10 Comments

Summary:

Last year, Google announced that Chrome browser plug-ins were going bye-bye. Now the company is leading by example by eliminating the plug-in needed for Hangouts. The new web client uses WebRTC and Chrome Native Client technologies.

hangouts baking

Chrome users running the Canary or Dev channel versions of the browser don’t need a plug-in installed for video calls in Hangouts. The previously announced change of ridding Chrome’s plug-ins is live for those channels with both the Beta and Stable channels likely to follow soon. Google’s Chrome Stable version typically gets updated on a six-weeks cycle so it shouldn’t be long before all Chrome and Chrome OS users are rid of the old, downloadable plug-in needed for Hangouts.

The new Hangouts works with “WebRTC and some NaCl technologies”, noted Google’s Victoria Kurst in a Google+ post announcing the change. WebRTC stands for Web Real-Time Communications while NaCl means Native Client, a way for complied applications to run within a browser. We discussed this development, as well as other topics such as using a Raspberry Pi as a Google Cloud Print Server, on this week’s Chrome Show podcast. Tune in below or download the show here.

  1. Well, Native Client are still plugins just available on Chrome.
    – IE has ActiveX
    – Firefox has NPAPI
    – Chrome has Native Client

    So yea, it is still a plugin.

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    1. Where do I download Native Client in Chrome? ;)

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      1. Presumably, I need to download the “compiled application” that runs in the browser, not the Native Client itself?

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        1. Nope, at least not directly. Per Google: “You’ll now be able to launch Hangouts in Chrome without having to download and install a plugin. Just click to start the Hangout, allow Hangouts to use your camera and microphone, and you’ll be good to go!”

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        2. Maybe Kevin should have pointed you to this (i found it via google ;) )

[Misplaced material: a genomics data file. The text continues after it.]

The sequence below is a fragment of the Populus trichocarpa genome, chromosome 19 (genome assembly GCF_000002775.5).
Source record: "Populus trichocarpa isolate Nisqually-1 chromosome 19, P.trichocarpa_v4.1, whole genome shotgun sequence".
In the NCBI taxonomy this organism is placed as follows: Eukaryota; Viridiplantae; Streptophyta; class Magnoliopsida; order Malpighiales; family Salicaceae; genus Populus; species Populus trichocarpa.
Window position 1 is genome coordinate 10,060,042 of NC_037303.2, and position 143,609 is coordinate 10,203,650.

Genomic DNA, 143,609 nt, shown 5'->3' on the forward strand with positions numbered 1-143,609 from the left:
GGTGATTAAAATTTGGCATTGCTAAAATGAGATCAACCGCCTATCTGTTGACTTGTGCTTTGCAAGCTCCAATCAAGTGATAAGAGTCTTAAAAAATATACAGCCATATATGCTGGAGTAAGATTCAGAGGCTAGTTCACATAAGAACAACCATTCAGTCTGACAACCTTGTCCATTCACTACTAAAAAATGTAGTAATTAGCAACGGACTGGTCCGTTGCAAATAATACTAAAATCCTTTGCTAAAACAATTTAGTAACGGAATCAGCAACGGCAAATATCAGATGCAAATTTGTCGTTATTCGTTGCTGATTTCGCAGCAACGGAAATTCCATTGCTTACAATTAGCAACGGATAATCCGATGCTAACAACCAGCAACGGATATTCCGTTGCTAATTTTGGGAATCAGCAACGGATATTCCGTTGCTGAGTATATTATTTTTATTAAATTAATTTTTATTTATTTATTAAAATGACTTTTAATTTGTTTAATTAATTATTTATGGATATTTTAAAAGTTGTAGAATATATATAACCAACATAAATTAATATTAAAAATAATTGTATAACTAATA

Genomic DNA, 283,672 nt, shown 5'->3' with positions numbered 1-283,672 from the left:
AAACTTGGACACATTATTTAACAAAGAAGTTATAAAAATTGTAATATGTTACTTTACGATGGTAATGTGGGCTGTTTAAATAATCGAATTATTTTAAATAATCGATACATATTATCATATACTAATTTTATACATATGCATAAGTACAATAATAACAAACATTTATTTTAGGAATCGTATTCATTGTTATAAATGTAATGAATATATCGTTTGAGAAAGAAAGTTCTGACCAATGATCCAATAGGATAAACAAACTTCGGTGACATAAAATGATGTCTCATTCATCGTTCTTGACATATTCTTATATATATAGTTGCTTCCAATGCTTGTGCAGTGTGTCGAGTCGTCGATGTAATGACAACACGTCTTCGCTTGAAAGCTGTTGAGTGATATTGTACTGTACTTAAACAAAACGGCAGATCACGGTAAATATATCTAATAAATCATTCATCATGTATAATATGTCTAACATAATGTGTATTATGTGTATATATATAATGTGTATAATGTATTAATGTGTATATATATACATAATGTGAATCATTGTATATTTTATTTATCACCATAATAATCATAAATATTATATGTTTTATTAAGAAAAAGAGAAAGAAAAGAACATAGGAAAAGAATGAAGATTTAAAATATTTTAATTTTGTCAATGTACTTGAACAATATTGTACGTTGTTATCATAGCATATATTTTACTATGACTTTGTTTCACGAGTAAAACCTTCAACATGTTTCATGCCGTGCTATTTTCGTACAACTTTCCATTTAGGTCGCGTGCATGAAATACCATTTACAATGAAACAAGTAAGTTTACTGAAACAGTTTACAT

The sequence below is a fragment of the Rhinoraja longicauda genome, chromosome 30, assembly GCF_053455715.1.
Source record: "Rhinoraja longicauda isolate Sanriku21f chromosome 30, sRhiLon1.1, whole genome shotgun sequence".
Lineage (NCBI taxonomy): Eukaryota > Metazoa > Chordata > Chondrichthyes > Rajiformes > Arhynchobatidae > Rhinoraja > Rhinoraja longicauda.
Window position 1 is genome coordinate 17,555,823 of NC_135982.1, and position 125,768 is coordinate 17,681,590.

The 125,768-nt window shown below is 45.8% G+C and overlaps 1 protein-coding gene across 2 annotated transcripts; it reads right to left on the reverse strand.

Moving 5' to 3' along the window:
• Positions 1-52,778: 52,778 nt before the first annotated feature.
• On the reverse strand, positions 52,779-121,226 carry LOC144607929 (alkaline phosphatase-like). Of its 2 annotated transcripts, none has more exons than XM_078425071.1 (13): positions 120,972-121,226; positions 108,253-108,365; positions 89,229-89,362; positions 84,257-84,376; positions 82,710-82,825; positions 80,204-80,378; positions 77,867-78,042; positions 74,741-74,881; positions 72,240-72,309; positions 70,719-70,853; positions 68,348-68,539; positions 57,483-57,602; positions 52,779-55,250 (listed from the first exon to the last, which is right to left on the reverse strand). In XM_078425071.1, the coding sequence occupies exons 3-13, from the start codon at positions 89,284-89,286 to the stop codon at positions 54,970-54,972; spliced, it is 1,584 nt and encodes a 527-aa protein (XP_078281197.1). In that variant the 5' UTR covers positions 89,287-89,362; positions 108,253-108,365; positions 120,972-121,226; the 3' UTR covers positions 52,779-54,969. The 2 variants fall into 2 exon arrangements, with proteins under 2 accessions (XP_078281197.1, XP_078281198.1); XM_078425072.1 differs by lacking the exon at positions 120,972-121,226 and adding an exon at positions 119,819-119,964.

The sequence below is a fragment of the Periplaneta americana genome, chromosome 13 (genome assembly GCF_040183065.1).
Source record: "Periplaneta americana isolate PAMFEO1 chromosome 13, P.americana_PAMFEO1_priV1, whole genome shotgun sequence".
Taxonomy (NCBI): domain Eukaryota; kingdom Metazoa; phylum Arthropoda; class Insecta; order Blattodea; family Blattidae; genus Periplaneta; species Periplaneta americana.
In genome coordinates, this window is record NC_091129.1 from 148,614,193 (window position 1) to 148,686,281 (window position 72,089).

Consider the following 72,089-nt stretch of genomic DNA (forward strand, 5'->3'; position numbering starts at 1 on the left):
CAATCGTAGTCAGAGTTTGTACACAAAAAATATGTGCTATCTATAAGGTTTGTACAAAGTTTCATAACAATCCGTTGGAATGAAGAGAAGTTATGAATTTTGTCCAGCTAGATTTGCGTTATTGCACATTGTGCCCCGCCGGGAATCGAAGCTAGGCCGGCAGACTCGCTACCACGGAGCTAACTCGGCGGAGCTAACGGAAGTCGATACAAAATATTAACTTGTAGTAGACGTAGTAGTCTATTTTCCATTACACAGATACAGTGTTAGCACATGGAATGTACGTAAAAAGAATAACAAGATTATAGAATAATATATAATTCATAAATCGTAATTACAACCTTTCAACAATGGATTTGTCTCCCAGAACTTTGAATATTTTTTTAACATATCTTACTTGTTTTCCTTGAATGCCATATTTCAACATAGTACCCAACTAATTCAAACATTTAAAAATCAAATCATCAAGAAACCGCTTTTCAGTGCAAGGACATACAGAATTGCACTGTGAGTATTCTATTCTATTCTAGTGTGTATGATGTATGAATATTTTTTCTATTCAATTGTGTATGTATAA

http://www.webrtc.org/

          “WebRTC is a free, open project that enables web browsers with Real-Time Communications (RTC) capabilities via simple JavaScript APIs.”

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    2. No. Not the same. I’ve developed ActiveX plugins. Related? Sure.

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  2. Friend , an article like this deserves a video podcast from the chrome show .

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  3. Dan Villiom Podlaski Christiansen Monday, July 7, 2014

    Native Client may not be a plugin, but that’s not necessarily a good thing. For starters, it’s non-standard and doesn’t work in other browsers. Like Dart, it’s a good example of Google “fixing” the web with little or no consideration for other browsers.

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    1. non standard? Google WebRTC is completely standard and Opera and FF support it too. Its just non standard IE that doesnt support it.

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    2. The good news is that the browser works on all main OS’s. IE doesn’t.

      Dart … actually will run in IE and etc. You just need to convert to JS. That is not abnormal in today’s Web world (or native mobile world for that matter). The advantage of Dart is that you don’t write JS (or debug JS or cuss JS or …).

      So, Google, with Dart DID consider the poor people stuck on IE. ;)

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